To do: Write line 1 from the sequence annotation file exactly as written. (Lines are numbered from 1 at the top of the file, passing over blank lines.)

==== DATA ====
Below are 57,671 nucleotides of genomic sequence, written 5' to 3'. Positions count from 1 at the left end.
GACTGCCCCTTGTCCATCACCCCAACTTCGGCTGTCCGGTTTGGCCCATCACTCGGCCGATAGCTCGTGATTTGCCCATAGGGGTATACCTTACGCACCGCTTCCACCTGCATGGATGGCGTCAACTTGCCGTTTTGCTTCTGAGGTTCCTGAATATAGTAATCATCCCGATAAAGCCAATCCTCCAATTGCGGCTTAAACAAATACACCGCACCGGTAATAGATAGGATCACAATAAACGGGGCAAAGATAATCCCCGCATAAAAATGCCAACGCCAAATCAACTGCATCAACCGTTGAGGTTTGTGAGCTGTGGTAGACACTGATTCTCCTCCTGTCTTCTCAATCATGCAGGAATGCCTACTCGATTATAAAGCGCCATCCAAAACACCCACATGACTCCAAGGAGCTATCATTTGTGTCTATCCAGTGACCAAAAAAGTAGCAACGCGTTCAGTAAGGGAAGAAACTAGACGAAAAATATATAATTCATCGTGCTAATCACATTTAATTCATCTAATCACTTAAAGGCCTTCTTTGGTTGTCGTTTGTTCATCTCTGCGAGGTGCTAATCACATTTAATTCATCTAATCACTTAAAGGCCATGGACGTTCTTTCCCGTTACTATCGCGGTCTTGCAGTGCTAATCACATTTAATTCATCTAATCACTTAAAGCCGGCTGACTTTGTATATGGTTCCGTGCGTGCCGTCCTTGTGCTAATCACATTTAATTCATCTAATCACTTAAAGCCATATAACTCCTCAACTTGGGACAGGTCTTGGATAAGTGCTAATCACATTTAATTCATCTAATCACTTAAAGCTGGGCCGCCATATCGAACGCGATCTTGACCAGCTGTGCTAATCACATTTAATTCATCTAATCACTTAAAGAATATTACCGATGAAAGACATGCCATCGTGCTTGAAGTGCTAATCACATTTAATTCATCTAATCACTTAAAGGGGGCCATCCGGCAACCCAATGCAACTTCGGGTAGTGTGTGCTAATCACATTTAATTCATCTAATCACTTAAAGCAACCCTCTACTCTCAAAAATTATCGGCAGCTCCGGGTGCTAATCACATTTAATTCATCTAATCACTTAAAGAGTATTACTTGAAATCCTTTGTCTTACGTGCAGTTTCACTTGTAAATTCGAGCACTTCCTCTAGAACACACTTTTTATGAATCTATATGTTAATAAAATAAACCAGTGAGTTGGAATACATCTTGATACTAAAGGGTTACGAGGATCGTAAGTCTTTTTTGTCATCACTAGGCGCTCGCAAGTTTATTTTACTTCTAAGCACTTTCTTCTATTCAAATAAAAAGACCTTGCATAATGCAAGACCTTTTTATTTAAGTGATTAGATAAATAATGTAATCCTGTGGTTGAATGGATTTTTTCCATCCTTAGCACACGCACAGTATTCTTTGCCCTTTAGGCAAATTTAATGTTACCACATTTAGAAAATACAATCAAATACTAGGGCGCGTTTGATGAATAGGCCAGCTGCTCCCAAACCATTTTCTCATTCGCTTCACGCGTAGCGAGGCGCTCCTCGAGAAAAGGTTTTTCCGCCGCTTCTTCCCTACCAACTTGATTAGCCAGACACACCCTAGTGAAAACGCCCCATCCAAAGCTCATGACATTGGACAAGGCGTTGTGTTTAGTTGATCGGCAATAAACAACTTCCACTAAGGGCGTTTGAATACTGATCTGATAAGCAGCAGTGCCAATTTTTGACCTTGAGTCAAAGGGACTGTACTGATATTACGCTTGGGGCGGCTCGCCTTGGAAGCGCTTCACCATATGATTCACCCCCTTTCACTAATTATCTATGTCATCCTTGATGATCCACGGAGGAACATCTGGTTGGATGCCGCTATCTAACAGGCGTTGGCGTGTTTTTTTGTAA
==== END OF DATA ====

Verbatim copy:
Below are 57,671 nucleotides of genomic sequence, written 5' to 3'. Positions count from 1 at the left end.